> From: Stevan Harnad <harnad_at_ECS.SOTON.AC.UK>
> Date: Wednesday, December 14, 2005 7:30 pm
> Subject: Re: Decision on OA policy Lund University
> > To save time (and minimise multiple snippet-postings) I am posting and
> > replying to Michael Day's comment in the same message (and appending
> > Heather Morrison's at the end):
> >
> > On Wed, 14 Dec 2005, Michael Day <> wrote:
> >
> > > > SH: If one slight change is made to the Lund OA policy, the
> > "strongly> > recommends" can be uncontroversially changed into a
> > "requires":>
> > > Surely the main difference is that _requiring_ something means
> > that an
> > > organisation needs to set up some kind of monitoring and/or
> > enforcement> regime? This is not just a matter of semantics but
> > would have genuine
> > > resource implications.
> > >
> > > Michael Day
> > > Research Officer
> > > UKOLN, University of Bath, Bath BA2 7AY, United Kingdom
> >
> > Yes, there are resource implications, but not the (minor)
> > administrative ones
> > (for monitoring compliance) that Michael Day is alluding to here.
> > The major
> > resource implications are the researcher and institutional revenue
> > losses from
> > *failing* to maximise the impact of their research output (by
> > requiring it):
> >
> > Maximising the Return on the UK's Public Investment in Research
> >
> >
> > It is already quite clear, both from international survey data on
> > researchers' self-report data on future compliance with self-archiving
> > requirements
> >
> > Open access self-archiving: An author study
> >
> >
> > and from actual statistics for self-archiving rates for "recommended"
> > versus "required" self-archiving policies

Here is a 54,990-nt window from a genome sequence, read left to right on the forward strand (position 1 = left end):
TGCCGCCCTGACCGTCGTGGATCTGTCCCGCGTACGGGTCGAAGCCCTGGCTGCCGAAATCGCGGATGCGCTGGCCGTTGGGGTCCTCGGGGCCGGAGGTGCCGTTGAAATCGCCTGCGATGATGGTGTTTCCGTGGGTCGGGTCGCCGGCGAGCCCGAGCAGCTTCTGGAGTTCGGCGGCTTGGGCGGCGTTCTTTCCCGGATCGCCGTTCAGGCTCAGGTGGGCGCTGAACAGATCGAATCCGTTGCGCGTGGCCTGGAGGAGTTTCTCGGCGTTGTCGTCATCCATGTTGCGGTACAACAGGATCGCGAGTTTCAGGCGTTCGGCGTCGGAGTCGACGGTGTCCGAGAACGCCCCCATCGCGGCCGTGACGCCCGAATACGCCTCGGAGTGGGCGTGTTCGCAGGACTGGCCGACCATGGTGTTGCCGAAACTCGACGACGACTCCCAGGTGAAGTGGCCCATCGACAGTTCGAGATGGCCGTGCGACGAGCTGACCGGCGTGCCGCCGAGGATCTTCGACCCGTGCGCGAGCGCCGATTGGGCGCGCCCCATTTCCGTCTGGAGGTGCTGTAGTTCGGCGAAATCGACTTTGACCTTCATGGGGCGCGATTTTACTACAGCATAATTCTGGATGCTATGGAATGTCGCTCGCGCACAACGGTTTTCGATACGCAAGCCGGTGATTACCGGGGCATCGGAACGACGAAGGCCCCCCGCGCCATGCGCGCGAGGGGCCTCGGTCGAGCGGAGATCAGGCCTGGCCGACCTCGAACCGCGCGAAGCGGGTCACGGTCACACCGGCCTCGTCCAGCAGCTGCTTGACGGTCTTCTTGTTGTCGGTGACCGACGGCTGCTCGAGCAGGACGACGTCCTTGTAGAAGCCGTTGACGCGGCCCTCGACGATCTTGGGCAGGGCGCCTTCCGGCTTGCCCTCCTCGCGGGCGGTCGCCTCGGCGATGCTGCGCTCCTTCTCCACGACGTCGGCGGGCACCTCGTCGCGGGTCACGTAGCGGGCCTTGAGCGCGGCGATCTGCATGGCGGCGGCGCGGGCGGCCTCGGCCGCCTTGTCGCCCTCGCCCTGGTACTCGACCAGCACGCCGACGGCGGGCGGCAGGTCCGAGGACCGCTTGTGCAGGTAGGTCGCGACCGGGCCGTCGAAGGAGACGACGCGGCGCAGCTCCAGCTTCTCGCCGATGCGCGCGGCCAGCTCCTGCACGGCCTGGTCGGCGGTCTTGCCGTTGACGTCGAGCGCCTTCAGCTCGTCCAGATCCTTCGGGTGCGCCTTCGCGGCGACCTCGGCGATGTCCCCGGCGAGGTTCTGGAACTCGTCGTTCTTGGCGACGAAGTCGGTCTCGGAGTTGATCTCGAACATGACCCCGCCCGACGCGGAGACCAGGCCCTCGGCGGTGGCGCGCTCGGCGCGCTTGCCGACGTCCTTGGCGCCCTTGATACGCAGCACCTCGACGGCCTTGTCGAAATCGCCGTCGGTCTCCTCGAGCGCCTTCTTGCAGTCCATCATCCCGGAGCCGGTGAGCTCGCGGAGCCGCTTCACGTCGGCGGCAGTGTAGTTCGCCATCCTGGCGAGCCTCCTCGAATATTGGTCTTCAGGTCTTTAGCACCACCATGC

> >
> > Comparison of Deposit Policies
> >
> > scientist-open-access-forum&D=1&O=D&F=l&P=90391
> >
> > that recommendations simply do not work and requirements
> > definitely do.
> >
> > Depositing papers in the author's institutional IR is a record-
> > keeping matter,
> > just like updating a CV for annual performance review. Yes,
> > something has to
> > be put into monitoring compliance, but a sensible policy will just
> > make it
> > a routine part of performance review (and, in UK universities, RAE).
> >
> > And the thing to keep in mind is the resourcing implications of *not*
> > requiring deposit (because all the evidence is that if you don't
> > require deposit, you don't get much depositing -- just as if you do
> > not require
> > publish-or-perish you don't get much publishing).
> >
> > Or is Michael worried about the resource implications of requiring
> > publishing too?
> >
> > Another opinion (this time favorable) about requiring vs.
> > recommending follows
> > below. I recommend setting aside opinions and looking at the
> > actual objective
> > evidence, which is all favorable.
> >
> > Stevan Harnad
> >
> > On Wed, 14 Dec 2005, Heather Morrison wrote:
> >
> > > SH: If one slight change is made to the Lund OA policy, the
> > "strongly> recommends" can be uncontroversially changed into a
> > "requires":
> > Good suggestion, Stevan - one worth highlighting and repeating. No
> > doubt universities wish to develop flexible policies to accommodate
> > faculty choice, however, a requirement is much more empowering for a
> > faculty member than a strong recommendation. In the rare instance
> > where a faculty member wishes to publish with one of the very few
> > remaining publishers with no green self-archiving rights, it is much
> > easier for the faculty member if they are required to self-archive.
> > A recommendation is more likely to invite negotiations, wasting the
> > researcher's time, while a requirement is more likely to invite
> > either a change or an exception to a publisher's policy.
> >
> > hope this helps,
> >
> > Heather Morrison
> >
Received on Wed Dec 14 2005 - 21:10:30 GMT